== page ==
He has done this for other cities where he has worked. A new committee is being formed and new members will be inducted annually.
You may know some of the honorees: Walter “Budger” Wysocki, Leo Thomas, Don White, Pat McCarthy, Mike Sargent, Roger Buchika, Paul Moran, Ann Sampson, Mike Ryan, Eugene Goodreault, Al Emilio, Joanne Goodwin and Gerry Ashworth.
All of them hallowed in their time. All of them worthy candidates. Picking one over the other for supremacy would be like favoring your own child over the siblings. Each commands their own respect and vestibule.
I see the Haverhill High football team of 1920 enshrined, as well as the St. James football team of 1924, but what happened to the Haverhill High football team of 1936 that gave up only one touchdown all season? Guys like Leo Thomas must have felt deprived.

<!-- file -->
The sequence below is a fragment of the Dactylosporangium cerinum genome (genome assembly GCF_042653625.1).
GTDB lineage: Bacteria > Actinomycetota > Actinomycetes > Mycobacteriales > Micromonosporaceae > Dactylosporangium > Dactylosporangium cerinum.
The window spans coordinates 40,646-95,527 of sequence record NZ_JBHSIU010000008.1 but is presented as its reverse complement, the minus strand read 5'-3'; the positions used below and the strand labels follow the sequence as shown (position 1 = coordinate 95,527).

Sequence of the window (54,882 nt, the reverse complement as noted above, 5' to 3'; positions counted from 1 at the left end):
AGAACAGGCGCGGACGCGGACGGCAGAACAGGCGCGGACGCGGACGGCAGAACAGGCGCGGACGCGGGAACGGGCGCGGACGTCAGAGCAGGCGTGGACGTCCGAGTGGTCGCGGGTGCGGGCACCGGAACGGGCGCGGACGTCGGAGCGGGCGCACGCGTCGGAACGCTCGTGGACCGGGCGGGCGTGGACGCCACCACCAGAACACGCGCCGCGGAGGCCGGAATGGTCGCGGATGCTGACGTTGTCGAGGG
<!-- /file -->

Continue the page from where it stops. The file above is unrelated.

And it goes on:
So where did they go? Why wasn’t this perpetuated? Who dropped the ball? It’s been the city’s 30-year mystery. People have gone looking for it like a prospector panning for gold.
Well, it’s been found — lying in boxes inside the Buttonwoods Museum after once being obscurely housed at the Citizens Center, which is open primarily to our city’s elderly. The items were donated by former City Councilor and prominent journalist/talk show host Billy Pike.
Pike stepped forward 10 years after the last induction and it’s been silenced ever since.
Kicking off this renaissance are Haverhill High history teacher E. Philip Brown and English teacher Jules Kahn. The two are spearheading the Haverhill Sports Hall of Fame and Trivia Book with Kahn’s sports writing class.
Brown was eager to give a hand with this project because his History of Haverhill class had difficulty finding sports trivia when students revised the Pat Garwich Haverhill Trivia Book last year.